Fleet News

Peugeot 207 1.6 HDi 90 Sport



EVERY time I read an article on the new breed of superminis, the word ‘downsizing’ crops up.

If you believe major car manufacturers such as Peugeot, Renault, Fiat and Vauxhall, their new superminis are attracting drivers from the lower-medium sector above because the new cars are bigger than before.

So can a supermini such as the 207 make a realistic choice as the main transport for a company car driver? Well, after spending two months in the Mazda6 I’m about to find out as I too have downsized into the 207.

And the space claims are certainly true, as adults sitting in the back aren’t shortchanged when it comes to leg and headroom.

Every trip I made in the Mazda has been replicated in the 207 and there’s been little in the way of compromise. OK, it’s not quite as big, but space in the cabin is fine, while the boot can cope with a week’s worth of shopping. The cargo net on the boot floor also does a good job of holding down smaller items.

Longer journeys also don’t involve any of the shortcomings of old-style superminis.

Thanks to a longer wheelbase the ride is more supple than smaller superminis of yore, and the 90bhp diesel engine fitted to our car has enough power to make for a relaxed drive at motorway speeds.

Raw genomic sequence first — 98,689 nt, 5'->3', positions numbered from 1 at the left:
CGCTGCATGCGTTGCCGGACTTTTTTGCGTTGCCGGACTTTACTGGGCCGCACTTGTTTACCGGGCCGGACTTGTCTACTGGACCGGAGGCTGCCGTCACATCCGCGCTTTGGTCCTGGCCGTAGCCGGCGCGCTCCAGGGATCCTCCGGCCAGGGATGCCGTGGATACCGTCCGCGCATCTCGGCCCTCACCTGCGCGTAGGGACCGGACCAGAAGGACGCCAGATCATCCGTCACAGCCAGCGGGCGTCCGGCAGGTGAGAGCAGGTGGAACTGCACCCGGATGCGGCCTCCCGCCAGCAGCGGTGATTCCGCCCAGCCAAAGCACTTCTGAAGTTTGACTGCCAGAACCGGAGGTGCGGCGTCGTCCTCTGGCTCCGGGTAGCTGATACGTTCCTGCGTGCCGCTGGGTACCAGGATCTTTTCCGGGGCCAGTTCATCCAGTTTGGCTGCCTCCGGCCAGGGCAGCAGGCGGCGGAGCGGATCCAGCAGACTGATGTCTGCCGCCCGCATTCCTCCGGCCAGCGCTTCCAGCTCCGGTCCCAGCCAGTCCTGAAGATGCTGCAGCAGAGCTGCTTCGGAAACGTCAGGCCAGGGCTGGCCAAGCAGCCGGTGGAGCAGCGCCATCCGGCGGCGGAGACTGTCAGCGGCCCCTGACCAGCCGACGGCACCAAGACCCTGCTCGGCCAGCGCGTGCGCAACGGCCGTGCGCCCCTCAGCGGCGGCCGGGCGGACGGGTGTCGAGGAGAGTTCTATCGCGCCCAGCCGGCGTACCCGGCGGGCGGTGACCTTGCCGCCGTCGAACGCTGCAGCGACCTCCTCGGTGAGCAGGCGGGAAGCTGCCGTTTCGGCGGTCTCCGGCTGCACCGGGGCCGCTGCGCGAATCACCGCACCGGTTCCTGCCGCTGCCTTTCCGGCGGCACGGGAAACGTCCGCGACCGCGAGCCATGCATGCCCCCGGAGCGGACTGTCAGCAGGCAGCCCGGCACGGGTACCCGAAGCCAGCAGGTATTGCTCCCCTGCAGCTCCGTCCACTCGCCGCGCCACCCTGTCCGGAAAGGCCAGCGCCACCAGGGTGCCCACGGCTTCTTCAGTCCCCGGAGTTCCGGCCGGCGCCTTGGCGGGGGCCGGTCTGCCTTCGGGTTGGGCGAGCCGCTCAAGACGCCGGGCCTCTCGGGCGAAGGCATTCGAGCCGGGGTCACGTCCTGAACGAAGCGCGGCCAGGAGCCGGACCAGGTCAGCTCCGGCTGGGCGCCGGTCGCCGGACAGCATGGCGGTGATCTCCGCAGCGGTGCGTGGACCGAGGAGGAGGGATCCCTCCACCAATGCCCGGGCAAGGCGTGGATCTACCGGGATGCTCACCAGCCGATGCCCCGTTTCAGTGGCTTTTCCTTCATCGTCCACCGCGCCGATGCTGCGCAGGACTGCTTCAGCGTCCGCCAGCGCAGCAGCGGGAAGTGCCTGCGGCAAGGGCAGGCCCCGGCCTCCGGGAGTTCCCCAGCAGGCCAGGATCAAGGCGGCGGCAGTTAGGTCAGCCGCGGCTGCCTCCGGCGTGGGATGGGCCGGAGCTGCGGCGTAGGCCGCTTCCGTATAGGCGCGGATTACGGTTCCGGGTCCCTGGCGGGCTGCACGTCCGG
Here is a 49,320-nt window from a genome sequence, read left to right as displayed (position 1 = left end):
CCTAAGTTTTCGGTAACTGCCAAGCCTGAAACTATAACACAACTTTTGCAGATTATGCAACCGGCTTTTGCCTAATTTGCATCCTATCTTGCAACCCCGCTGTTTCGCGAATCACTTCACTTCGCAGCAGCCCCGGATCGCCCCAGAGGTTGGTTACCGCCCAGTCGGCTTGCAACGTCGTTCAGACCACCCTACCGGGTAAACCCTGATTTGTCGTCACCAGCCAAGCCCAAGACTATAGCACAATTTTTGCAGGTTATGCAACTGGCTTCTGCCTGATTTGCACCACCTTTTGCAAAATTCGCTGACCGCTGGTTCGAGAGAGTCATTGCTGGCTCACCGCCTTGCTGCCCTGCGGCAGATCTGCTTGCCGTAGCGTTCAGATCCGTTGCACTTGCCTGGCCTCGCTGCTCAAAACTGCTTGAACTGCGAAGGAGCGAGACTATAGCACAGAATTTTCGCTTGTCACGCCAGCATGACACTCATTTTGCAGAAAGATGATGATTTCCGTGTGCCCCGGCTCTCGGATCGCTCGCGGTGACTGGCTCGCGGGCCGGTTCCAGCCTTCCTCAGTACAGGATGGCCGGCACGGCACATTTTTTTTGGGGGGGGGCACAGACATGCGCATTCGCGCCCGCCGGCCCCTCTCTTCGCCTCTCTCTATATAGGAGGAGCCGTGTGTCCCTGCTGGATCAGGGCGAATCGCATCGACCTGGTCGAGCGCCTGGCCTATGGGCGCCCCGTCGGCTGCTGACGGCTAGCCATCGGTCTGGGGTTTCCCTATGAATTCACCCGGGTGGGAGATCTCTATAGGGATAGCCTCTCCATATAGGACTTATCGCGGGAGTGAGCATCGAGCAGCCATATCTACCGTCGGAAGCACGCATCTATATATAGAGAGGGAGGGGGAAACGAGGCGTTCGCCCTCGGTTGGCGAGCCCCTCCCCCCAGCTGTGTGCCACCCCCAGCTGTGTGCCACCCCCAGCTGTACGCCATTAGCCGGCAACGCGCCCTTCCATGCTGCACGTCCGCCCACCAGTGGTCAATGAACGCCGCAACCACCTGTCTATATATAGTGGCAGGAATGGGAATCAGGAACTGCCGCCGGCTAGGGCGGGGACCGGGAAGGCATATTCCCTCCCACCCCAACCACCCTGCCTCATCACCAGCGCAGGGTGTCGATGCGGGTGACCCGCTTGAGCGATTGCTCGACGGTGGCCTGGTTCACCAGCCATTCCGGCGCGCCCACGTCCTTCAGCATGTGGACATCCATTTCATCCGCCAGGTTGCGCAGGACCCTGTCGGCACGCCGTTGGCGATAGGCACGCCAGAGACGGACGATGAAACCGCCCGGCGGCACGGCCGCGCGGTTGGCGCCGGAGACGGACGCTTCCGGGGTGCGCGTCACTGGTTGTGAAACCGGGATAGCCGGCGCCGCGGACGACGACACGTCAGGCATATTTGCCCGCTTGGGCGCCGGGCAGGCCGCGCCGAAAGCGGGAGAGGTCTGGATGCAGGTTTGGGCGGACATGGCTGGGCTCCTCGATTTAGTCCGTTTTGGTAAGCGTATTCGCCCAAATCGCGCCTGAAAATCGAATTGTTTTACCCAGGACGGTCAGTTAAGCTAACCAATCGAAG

While the driver’s seat is well-cushioned and comfortable, finding the right seating position is proving difficult.

At 5ft 3in tall, I need to have the steering wheel set quite low and the seat reasonably high to get good vision, but this means the speedometer is obscured. This means I have to set the wheel higher than I would normally like.

The variety of journeys undertaken in the 207 has also shown some wide variances in fuel economy.

We’ve got nowhere near Peugeot’s claimed average of 62.7mpg, although longer runs have resulted in a best of 53.6mpg. However, my regular stop-start commute into work covering just a few miles a day simply doesn’t let the engine warm up or operate at its most efficient – the result being an overall average of 43.3mpg.

Still, at least with a 50-litre tank I’m not visiting the pumps too often – a tank of diesel is lasting nearly 500 miles.

The problems reported last time of bits of trim and the gearknob coming off have all been resolved and show no sign of recurring, although a squeak has started emanating from the dashboard. This seems to happen when it’s warm outside and thanks to the recent colder weather it hasn’t happened for a few days now.

Fact file

Price: £11,995 (£12,345 as tested)
Mileage: 10,943
CO2 emissions (g/km): 120
Company car tax bill (2007) 22% tax-payer: £40 per month
Insurance group: 5
Combined mpg: 62.7
Test mpg: 43.3
CAP Monitor RV: £4,000/34%
Contract hire rate: £273
Expenditure to date: Nil

  • Figures based on three years/60,000 miles
  • CO2 emissions and fuel consumption data correct at time of writing. The latest figures are available in the Fleet News fuel cost calculator and the company car tax calculator.

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